‘Well, perhaps it’s time we were a bit more robust, show some leadership,’ I snapped, feeling suddenly emboldened. ‘I’m sure our employer will understand that.’ Todd’s lips thinned as if he’d just been given a pineapple suppository. The others tried hard to conceal their smiles.

‘And one last thing – in future, could everyone please just call me Jonno.’


IN TIME I came to think of seven am as my sphincter-tightening moment. That was when a package, wrapped in brown paper and bound by blue metal tape, was delivered to my door. It contained copies of the other national newspapers – all eight of them. Know thyself, know thy enemy. Cutting that blue tape made my heart jackhammer as I scanned the front pages for any evidence we’d been scooped.

Not that morning. Everyone had splashed on the Morgan murder, except for one redtop that trumpeted a new FF-cup boob job for a C-list celebrity. We had totally kicked arse. Most of the other papers had conventional headline/picture fronts along the lines of GAY ACTIVIST MURDERED IN TERROR ATTACK and a standard shot of the wedding ceremony. The Guardian had a poster front using a full-page stock photo of Morgan with megaphone in hand at a gay rights rally with a simple RIP headline and cross-ref to the story inside superimposed on it.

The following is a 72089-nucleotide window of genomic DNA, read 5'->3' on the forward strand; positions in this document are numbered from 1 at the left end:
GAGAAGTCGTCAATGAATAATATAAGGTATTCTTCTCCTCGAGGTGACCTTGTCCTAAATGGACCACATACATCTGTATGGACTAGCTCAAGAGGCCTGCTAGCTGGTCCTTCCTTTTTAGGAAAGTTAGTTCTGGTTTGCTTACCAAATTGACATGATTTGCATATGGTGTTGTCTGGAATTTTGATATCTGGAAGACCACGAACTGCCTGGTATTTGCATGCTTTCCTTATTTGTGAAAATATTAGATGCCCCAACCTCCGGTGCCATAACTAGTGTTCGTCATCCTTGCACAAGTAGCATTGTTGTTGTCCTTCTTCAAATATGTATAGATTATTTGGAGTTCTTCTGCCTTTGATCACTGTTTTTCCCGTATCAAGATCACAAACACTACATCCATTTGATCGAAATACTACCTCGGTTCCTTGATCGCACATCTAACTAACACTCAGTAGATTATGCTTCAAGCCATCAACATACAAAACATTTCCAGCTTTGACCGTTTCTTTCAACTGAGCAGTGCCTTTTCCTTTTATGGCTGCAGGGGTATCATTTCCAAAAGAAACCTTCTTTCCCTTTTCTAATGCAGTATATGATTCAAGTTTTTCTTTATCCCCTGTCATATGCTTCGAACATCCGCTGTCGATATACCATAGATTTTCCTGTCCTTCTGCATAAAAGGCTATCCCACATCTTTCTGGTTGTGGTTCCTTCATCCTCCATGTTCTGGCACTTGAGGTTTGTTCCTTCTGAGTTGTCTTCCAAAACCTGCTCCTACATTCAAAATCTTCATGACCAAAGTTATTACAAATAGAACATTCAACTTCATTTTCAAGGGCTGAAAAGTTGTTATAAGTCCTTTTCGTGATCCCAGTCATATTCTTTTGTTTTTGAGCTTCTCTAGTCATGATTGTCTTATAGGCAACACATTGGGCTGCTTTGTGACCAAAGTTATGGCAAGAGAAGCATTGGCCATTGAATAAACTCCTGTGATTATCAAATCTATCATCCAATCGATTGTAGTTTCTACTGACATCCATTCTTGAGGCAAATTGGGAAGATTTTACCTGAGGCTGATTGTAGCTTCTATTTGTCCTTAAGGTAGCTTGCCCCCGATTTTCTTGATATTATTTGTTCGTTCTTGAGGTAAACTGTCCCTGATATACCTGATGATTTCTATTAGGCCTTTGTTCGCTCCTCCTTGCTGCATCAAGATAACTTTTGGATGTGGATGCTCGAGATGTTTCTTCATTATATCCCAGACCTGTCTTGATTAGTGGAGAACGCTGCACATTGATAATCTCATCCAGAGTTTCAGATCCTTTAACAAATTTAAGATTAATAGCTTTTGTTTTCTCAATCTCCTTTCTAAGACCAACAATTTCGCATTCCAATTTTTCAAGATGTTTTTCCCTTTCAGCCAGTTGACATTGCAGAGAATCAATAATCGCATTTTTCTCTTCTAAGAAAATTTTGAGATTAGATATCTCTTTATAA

UK Today stood out from the pack. We had taken the story forward with an exclusive picture and interview with the grieving husband and quality photos inside of them together ‘in happier times’. The front-page headline said: WHY MY HUGO DIED WITH PRIDE IN HIS HEART. A tearful David Marinello explained that his partner had always feared being attacked but felt it was the price he would willingly pay to achieve equality for his LGBTQI brothers and sisters. It was a great piece, emotional but resolute. I looked for the byline: Shiv O’Shea, Chief Reporter. Ah shit. The distinctive name was all too familiar to me: we had once worked together at the Daily Tribune and had enjoyed a drunken one-night stand after an awards bash. I hoped that wasn’t going to come back and bite me on the bum.

Our reporters and photographers had done a great job of putting words and pictures together. By the time of the Page One conference at 5:30pm the previous day, most of the content had been pulled together. The police had released a grainy CCTV shot of the suspect’s face. There were others trawled from Facebook and Instagram. All in all, a great result as befitted Britain’s biggest selling tabloid. I was stoked.

‘So you should be,’ my wife Annie said, when I FaceTimed her in Sydney late that night from my swanky suite at the Langham Hotel. Her wide smile and sparkling green eyes beamed out at me from my laptop screen. Our one-year-old son, Percy, was on her lap, blowing spit-bubbled raspberries.

‘I wish I was there to provide some comfort,’ she said.

‘What sort of comfort?’

‘I can think of several ways.’

‘Such as?

‘Such as … washing your underwear or cooking your favourite meals.’

‘Oh, that sort of comfort.’ I faked disappointment.

‘Why, what sort did you think I meant?’